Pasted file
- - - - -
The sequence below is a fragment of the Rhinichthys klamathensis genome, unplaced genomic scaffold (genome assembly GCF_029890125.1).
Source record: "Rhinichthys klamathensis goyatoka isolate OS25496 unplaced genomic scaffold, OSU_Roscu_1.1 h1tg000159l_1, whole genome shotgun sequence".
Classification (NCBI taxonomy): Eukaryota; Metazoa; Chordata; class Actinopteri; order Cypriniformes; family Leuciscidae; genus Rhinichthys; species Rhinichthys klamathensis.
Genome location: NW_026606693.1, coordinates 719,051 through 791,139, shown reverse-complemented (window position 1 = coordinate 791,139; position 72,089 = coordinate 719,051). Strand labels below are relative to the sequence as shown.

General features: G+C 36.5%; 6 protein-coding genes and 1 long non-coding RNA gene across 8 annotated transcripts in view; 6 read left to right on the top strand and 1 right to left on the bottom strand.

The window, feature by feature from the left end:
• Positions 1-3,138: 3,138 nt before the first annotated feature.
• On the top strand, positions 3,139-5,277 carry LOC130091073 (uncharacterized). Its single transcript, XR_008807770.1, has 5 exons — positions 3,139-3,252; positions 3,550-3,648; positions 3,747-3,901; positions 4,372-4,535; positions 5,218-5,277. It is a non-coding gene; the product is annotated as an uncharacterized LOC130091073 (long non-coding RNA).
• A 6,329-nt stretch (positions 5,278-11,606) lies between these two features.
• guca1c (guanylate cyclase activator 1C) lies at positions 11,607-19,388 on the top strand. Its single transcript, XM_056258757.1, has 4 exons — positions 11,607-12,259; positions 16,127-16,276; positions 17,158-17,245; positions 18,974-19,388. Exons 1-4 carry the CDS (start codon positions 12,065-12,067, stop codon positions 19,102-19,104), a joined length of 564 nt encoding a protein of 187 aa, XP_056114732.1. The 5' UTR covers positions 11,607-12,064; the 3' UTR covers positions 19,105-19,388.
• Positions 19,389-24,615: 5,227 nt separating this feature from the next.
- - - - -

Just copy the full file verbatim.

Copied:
The sequence below is a fragment of the Rhinichthys klamathensis genome, unplaced genomic scaffold (genome assembly GCF_029890125.1).
Source record: "Rhinichthys klamathensis goyatoka isolate OS25496 unplaced genomic scaffold, OSU_Roscu_1.1 h1tg000159l_1, whole genome shotgun sequence".
Classification (NCBI taxonomy): Eukaryota; Metazoa; Chordata; class Actinopteri; order Cypriniformes; family Leuciscidae; genus Rhinichthys; species Rhinichthys klamathensis.
Genome location: NW_026606693.1, coordinates 719,051 through 791,139, shown reverse-complemented (window position 1 = coordinate 791,139; position 72,089 = coordinate 719,051). Strand labels below are relative to the sequence as shown.

General features: G+C 36.5%; 6 protein-coding genes and 1 long non-coding RNA gene across 8 annotated transcripts in view; 6 read left to right on the top strand and 1 right to left on the bottom strand.

The window, feature by feature from the left end:
• Positions 1-3,138: 3,138 nt before the first annotated feature.
• On the top strand, positions 3,139-5,277 carry LOC130091073 (uncharacterized). Its single transcript, XR_008807770.1, has 5 exons — positions 3,139-3,252; positions 3,550-3,648; positions 3,747-3,901; positions 4,372-4,535; positions 5,218-5,277. It is a non-coding gene; the product is annotated as an uncharacterized LOC130091073 (long non-coding RNA).
• A 6,329-nt stretch (positions 5,278-11,606) lies between these two features.
• guca1c (guanylate cyclase activator 1C) lies at positions 11,607-19,388 on the top strand. Its single transcript, XM_056258757.1, has 4 exons — positions 11,607-12,259; positions 16,127-16,276; positions 17,158-17,245; positions 18,974-19,388. Exons 1-4 carry the CDS (start codon positions 12,065-12,067, stop codon positions 19,102-19,104), a joined length of 564 nt encoding a protein of 187 aa, XP_056114732.1. The 5' UTR covers positions 11,607-12,064; the 3' UTR covers positions 19,105-19,388.
• Positions 19,389-24,615: 5,227 nt separating this feature from the next.